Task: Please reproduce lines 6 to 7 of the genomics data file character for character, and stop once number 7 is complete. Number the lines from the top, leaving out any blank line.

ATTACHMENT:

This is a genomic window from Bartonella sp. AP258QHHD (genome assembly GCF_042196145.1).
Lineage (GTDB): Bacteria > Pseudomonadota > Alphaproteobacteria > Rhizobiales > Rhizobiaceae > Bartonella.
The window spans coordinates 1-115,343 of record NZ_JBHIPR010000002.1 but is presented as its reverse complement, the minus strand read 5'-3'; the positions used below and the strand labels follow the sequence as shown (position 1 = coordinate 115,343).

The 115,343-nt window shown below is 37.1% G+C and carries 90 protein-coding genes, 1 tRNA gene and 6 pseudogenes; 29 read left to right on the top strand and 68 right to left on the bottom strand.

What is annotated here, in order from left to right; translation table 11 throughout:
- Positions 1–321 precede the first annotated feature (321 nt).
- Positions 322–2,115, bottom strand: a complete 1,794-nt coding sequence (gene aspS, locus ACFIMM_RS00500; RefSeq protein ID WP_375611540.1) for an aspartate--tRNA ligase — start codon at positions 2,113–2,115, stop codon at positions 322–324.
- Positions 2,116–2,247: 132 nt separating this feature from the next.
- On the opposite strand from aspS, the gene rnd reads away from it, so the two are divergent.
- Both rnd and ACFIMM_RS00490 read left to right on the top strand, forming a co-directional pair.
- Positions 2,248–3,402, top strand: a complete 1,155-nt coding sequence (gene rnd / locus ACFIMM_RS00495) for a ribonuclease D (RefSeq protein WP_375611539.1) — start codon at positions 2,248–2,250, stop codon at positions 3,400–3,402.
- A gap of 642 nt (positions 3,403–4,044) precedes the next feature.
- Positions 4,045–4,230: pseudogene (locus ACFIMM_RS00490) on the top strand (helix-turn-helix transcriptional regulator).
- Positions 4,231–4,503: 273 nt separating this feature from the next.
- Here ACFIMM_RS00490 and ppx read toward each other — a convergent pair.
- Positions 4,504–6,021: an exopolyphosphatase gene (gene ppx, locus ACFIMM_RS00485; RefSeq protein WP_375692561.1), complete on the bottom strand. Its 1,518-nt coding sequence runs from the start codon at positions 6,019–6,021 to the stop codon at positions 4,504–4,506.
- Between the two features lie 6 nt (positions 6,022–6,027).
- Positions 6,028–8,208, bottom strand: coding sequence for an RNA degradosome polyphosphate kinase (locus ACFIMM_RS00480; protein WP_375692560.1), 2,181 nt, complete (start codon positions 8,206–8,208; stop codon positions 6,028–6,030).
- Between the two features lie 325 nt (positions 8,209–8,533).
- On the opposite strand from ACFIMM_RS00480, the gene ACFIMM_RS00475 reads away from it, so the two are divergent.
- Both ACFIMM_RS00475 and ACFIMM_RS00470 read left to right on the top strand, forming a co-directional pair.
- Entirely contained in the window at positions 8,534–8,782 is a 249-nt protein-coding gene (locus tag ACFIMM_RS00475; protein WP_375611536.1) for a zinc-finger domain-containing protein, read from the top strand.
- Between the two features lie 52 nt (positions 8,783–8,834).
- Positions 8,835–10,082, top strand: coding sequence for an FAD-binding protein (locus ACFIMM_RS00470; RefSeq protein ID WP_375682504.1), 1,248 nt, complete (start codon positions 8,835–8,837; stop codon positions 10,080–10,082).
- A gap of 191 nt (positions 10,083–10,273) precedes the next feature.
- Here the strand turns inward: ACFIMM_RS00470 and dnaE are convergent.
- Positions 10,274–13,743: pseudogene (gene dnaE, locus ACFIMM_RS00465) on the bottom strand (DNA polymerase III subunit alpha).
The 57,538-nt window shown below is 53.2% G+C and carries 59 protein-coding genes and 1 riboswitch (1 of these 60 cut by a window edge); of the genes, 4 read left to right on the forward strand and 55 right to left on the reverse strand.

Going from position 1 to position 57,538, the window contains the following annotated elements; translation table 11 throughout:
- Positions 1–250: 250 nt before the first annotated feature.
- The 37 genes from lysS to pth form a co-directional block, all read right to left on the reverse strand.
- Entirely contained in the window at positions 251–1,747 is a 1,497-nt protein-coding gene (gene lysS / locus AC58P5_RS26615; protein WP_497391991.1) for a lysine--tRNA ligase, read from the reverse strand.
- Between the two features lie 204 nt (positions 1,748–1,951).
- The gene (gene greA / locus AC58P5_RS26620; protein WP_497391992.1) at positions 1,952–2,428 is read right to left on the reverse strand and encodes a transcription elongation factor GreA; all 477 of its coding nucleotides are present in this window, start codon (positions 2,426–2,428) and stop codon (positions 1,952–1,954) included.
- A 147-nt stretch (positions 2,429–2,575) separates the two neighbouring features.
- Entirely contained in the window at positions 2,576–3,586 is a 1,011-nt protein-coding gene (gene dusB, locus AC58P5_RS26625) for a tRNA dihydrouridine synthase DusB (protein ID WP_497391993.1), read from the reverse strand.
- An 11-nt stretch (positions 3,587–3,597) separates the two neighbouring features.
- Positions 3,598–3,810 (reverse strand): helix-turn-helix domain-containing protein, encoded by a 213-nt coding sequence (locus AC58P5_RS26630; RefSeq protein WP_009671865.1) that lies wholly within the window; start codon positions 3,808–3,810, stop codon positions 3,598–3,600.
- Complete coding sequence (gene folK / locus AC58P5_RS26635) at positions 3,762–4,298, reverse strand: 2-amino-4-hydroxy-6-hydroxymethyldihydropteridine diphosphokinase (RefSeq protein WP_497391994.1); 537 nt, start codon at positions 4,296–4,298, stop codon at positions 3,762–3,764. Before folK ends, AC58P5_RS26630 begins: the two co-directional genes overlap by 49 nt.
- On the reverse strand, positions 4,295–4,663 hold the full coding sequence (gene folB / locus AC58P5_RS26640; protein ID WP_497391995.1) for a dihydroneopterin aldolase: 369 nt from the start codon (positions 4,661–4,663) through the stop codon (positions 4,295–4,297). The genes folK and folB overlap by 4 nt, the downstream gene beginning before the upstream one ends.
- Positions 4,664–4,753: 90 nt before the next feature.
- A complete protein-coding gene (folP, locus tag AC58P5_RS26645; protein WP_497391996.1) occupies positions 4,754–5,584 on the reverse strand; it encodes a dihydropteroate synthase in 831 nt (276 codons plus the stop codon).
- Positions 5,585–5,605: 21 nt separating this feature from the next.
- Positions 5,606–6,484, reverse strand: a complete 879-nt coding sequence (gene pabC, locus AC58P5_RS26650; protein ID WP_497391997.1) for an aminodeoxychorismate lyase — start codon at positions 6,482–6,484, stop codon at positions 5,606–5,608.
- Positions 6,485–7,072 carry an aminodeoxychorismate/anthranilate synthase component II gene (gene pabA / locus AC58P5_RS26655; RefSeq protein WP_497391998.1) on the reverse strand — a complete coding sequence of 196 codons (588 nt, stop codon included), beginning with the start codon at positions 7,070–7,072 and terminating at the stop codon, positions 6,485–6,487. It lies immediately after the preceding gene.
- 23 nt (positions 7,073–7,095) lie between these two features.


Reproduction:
- Positions 1–321 precede the first annotated feature (321 nt).
- Positions 322–2,115, bottom strand: a complete 1,794-nt coding sequence (gene aspS, locus ACFIMM_RS00500; RefSeq protein ID WP_375611540.1) for an aspartate--tRNA ligase — start codon at positions 2,113–2,115, stop codon at positions 322–324.